New Online Licensing System Makes it Easier to Republish the Work of Intergovernmental Organizations

WIPO_logoA new online licensing tool for intergovernmental organizations will make it easier to bring their published material to a wider audience.

The unveiling of the Creative Commons 3.0 Intergovernmental Organisation (IGO) License caps a two-year collaboration led by the World Intellectual Property Organization (WIPO) with the support of the Organisation for Economic Co-operation and Development (OECD), in collaboration with several other international organisations.

The licenses make it easier for IGOs to widely distribute their studies, reports, data sets and other material online. Once applied, the licenses give the public permission to republish that content, as long as they follow a few simple rules. Creative Commons licenses are widely used and understood around the world.

“The new tool will make access to and use of important stores of information much easier,” said WIPO Director General Francis Gurry.

Governments and international organizations have to lead by example when it comes to disseminating information in the digital age,” said OECD Secretary-General Angel Gurría. “The OECD is proud to have played a key role in ensuring that the valuable work being done by the IGOs will reach a larger audience and have more impact.”                                                               

“The more that everyone can access and use the important work of IGOs, the more impactful they are,” Creative Commons co-founder Lawrence Lessig said. “By publishing their information and data under Creative Commons licenses, these organizations are giving anyone on the planet the right to read and share those materials.”

The Creative Commons IGO license will simplify the procedures for re-publishing by setting a single license requirement for a report or dataset once and for all, which remains valid for whoever re-uses the content.

The group of organizations that contributed to the development of the new licenses consisted of, in addition to WIPO:  European Organization for Nuclear Research (CERN); European Space Agency (ESA);  Food and Agriculture Organization of the United Nations (FAO);  Inter-American Development Bank (IDB); International Labour Organization (ILO);  Organization of American States (OAS); Organisation for Economic Cooperation and Development (OECD); United Nations (UN);  United Nations Educational, Scientific and Cultural Organization (UNESCO); World Bank; World Health Organization (WHO). The International Federation of Red Cross and Red Crescent Societies (IFRC) and the Nordic Council of Ministers participated as observers to the group.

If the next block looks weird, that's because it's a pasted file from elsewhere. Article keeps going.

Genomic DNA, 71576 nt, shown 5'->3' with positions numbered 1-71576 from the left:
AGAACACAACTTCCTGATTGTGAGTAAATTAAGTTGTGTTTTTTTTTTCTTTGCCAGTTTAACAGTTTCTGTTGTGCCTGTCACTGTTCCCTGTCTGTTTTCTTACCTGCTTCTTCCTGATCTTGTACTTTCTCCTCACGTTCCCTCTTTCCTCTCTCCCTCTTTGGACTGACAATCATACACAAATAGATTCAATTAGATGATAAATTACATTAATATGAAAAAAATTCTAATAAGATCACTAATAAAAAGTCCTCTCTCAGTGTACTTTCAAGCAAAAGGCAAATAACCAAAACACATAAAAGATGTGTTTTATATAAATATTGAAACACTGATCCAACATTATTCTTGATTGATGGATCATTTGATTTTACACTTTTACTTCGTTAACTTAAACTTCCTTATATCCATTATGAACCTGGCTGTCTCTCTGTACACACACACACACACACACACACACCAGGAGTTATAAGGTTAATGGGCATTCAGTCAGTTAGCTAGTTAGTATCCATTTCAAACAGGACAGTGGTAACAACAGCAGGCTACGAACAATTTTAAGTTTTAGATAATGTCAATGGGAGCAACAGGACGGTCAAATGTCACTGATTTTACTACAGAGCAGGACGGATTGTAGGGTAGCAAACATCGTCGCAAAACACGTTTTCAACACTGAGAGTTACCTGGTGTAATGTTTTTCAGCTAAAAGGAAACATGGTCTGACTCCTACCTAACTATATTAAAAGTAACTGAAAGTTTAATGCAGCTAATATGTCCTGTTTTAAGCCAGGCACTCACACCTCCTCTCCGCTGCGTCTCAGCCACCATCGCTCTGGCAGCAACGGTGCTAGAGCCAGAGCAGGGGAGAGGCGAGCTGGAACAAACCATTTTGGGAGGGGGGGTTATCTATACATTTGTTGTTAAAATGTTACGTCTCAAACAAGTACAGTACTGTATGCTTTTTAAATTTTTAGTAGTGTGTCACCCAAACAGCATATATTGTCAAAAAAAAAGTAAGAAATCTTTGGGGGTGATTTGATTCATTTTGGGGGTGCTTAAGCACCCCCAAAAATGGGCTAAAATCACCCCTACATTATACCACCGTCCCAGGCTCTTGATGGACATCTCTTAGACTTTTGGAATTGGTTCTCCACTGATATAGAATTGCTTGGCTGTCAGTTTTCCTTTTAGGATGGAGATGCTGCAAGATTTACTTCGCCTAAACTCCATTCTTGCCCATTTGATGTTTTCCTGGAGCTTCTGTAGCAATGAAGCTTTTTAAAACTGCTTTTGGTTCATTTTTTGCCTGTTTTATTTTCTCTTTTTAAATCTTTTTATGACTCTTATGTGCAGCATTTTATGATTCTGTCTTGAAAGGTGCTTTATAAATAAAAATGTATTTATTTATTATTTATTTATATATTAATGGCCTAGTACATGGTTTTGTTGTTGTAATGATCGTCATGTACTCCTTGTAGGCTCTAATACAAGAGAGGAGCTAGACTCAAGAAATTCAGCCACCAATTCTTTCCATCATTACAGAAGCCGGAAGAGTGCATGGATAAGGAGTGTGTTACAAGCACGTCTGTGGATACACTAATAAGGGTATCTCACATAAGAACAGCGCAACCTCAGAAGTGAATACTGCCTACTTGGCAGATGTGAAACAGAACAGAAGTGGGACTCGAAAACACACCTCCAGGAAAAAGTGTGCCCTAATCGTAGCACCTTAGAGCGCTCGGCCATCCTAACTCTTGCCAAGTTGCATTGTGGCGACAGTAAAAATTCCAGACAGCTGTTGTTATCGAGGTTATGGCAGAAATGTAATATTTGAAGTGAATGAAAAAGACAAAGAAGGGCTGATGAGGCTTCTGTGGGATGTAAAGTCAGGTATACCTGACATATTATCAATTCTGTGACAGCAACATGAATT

Background

Creative Commons is a globally-focused nonprofit organization dedicated to making it easier for people to share and build upon the work of others, consistent with the rules of copyright. Creative Commons provides free licenses and other legal tools to give everyone from individual creators to large companies and institutions a simple, standardized way to grant copyright permissions and get credit for their creative work while allowing others to copy, distribute and make specific use of it.

The World Intellectual Property Organization (WIPO) is the leading global forum for the promotion of intellectual property as a force for innovation and creativity to achieve positive change. A specialized agency of the United Nations, WIPO assists its 186 member states in developing a balanced international IP legal framework to meet society’s evolving needs. It provides business services for obtaining IP rights in multiple countries and resolving disputes. It delivers capacity-building programs to help developing countries benefit from using IP. And it provides free access to unique knowledge banks of IP information.

 

Source: WIPO, PR/2013/750

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